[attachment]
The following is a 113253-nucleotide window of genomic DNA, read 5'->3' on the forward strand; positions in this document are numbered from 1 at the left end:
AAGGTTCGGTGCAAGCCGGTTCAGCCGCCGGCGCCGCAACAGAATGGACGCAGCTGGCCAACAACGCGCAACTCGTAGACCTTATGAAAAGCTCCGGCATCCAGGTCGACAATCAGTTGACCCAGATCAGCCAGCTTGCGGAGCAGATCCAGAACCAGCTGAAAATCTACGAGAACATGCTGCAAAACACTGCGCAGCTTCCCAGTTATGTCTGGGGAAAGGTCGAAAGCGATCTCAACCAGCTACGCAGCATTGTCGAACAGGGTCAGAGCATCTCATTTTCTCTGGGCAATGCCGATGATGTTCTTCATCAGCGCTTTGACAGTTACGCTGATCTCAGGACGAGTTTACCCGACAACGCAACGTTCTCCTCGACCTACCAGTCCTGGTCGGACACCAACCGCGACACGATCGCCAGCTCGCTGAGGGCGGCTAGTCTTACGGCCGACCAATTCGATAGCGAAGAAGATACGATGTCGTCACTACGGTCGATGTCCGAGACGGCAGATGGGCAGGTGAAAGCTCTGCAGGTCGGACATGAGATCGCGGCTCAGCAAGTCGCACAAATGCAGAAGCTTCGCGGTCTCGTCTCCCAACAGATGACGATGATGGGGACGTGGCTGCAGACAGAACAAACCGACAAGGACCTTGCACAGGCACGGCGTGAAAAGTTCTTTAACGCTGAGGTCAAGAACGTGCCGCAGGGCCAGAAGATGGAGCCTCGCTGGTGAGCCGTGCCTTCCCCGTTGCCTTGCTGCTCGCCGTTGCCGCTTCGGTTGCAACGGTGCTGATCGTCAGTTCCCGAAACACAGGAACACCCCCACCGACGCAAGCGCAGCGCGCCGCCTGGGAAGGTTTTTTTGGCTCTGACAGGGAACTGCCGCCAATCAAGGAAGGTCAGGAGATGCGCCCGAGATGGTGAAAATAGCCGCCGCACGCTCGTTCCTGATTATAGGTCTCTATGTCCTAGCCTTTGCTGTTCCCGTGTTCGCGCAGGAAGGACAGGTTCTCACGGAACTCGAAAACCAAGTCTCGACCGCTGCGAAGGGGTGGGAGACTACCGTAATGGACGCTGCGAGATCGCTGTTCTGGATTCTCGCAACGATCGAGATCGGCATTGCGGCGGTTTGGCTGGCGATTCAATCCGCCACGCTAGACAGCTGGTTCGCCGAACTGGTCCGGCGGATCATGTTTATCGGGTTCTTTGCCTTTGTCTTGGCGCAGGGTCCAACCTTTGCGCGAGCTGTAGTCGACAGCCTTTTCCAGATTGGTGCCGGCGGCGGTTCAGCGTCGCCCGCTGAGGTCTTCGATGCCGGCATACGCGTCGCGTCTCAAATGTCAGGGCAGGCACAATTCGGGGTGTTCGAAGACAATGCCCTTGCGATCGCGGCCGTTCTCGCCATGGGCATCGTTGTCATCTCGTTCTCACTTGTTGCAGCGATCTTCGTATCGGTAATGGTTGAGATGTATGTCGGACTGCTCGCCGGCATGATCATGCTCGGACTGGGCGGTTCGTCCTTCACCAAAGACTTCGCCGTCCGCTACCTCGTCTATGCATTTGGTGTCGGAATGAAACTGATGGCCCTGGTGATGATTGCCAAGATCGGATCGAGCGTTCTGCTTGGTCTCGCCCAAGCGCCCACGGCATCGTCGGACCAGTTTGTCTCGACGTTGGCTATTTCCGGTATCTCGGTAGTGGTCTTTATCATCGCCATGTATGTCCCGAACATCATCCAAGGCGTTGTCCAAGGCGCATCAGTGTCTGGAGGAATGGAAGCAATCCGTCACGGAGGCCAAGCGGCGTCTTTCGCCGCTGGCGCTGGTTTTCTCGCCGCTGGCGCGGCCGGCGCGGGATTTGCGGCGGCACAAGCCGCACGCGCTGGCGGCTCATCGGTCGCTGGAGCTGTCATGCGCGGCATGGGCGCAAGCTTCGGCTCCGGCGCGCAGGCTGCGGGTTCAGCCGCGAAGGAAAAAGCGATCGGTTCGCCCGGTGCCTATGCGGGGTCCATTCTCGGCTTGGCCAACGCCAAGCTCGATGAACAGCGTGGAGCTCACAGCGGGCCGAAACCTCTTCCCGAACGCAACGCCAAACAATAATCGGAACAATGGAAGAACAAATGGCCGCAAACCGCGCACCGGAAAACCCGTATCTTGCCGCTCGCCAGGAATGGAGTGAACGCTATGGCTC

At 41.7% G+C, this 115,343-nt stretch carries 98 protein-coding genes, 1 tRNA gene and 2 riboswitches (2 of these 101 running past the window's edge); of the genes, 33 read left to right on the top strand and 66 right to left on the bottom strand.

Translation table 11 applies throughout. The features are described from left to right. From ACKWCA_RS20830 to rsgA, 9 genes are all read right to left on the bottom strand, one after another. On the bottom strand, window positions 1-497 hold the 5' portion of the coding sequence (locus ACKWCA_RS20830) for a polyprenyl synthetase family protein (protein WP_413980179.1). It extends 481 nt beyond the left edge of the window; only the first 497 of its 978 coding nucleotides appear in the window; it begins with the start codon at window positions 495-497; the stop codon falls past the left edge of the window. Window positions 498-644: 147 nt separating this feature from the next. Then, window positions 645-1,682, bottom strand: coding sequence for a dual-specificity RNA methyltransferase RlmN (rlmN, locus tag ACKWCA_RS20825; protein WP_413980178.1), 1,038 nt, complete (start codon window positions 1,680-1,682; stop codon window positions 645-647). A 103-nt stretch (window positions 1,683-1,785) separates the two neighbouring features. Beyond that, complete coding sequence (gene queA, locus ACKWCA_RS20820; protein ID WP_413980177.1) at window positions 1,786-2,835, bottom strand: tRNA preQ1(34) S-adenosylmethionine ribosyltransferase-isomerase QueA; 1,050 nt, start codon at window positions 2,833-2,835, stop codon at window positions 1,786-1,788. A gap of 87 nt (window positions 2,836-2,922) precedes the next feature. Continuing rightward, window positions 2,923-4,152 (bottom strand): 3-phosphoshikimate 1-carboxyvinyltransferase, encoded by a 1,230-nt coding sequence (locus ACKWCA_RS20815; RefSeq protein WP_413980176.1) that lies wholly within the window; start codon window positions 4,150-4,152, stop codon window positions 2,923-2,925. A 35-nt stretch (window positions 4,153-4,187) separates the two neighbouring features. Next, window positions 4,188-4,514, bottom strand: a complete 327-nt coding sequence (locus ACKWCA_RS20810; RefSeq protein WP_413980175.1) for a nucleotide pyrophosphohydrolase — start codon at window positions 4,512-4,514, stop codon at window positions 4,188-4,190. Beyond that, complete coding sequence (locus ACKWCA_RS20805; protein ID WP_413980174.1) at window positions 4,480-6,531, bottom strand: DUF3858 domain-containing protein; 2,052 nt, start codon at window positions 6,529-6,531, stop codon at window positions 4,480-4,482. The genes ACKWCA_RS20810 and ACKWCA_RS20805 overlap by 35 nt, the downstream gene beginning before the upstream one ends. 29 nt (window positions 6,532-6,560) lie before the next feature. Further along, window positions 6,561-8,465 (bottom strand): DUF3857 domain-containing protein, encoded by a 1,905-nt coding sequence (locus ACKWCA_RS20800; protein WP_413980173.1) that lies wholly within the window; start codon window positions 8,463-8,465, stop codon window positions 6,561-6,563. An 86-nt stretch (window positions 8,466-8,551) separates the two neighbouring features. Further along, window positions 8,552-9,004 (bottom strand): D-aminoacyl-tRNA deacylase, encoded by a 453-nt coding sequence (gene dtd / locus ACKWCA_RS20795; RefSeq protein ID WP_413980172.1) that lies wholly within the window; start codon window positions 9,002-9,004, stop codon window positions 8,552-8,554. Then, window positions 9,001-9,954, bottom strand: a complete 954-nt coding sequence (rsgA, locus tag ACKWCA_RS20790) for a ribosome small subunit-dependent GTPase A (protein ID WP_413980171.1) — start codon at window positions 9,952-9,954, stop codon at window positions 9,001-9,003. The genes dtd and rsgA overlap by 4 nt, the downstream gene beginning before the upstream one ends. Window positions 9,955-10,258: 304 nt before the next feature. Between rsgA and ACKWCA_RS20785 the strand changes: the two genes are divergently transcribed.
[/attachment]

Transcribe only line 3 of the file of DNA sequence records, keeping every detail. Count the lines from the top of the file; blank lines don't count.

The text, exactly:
At 41.7% G+C, this 115,343-nt stretch carries 98 protein-coding genes, 1 tRNA gene and 2 riboswitches (2 of these 101 running past the window's edge); of the genes, 33 read left to right on the top strand and 66 right to left on the bottom strand.